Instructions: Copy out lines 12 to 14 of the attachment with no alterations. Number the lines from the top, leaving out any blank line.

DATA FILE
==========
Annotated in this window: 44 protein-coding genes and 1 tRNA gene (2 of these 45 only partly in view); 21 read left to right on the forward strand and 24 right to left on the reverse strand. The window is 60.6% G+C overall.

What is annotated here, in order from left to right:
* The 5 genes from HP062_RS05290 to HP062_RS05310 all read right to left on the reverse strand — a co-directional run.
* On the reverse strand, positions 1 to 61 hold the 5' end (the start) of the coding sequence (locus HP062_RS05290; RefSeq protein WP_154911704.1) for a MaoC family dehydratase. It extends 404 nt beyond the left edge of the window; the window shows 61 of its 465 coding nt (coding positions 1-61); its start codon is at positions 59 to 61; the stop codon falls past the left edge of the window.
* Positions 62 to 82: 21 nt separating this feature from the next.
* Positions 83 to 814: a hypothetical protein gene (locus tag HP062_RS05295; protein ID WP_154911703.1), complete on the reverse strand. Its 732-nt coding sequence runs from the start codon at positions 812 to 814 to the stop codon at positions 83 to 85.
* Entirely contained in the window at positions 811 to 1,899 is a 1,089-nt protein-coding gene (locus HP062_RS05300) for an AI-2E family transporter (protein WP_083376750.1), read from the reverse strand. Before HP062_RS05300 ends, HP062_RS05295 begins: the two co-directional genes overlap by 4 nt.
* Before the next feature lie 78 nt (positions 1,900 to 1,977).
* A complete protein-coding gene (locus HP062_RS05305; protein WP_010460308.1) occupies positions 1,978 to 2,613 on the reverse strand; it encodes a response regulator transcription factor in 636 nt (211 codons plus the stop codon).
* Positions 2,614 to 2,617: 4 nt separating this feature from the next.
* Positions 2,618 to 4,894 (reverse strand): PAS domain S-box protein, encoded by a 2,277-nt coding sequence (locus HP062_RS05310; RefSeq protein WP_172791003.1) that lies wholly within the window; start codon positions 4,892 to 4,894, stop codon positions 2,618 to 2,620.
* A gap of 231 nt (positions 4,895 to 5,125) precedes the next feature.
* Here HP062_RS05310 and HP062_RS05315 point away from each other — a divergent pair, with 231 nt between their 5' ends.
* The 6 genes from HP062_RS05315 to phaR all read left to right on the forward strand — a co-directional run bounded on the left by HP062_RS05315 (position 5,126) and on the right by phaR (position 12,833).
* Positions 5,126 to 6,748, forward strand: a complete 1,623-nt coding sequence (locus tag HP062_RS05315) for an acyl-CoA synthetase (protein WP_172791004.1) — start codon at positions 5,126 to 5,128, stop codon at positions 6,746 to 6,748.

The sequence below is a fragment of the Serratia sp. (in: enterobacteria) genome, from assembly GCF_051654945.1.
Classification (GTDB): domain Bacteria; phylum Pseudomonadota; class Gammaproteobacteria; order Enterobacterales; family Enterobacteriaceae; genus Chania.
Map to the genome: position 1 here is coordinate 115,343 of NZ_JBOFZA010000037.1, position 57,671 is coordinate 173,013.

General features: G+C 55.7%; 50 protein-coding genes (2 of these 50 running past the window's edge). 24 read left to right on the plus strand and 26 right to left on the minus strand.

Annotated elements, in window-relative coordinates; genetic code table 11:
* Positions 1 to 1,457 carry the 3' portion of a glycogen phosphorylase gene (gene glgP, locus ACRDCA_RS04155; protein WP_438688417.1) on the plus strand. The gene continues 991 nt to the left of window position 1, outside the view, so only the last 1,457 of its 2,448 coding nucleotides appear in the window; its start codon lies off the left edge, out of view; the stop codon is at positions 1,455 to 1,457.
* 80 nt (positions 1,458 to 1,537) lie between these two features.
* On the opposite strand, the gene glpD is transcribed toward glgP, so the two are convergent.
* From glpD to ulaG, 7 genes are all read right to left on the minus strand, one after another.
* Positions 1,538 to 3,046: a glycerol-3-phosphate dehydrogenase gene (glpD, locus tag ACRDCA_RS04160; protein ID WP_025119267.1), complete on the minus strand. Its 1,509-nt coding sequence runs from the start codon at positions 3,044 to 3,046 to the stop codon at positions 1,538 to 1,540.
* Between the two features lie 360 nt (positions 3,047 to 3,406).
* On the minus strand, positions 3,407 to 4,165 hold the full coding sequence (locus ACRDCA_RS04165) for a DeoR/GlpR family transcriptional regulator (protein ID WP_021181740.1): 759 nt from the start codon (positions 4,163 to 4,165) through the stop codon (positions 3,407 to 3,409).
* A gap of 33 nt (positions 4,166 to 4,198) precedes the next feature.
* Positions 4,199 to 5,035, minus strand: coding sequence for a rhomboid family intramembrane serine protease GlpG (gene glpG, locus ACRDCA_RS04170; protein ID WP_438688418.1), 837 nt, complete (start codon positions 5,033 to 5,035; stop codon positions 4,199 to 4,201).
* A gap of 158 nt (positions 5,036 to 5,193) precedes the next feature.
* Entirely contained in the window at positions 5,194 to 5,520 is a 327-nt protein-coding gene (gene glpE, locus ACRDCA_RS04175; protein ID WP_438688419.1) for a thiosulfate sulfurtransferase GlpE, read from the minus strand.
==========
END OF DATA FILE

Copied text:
* A gap of 231 nt (positions 4,895 to 5,125) precedes the next feature.
* Here HP062_RS05310 and HP062_RS05315 point away from each other — a divergent pair, with 231 nt between their 5' ends.
* The 6 genes from HP062_RS05315 to phaR all read left to right on the forward strand — a co-directional run bounded on the left by HP062_RS05315 (position 5,126) and on the right by phaR (position 12,833).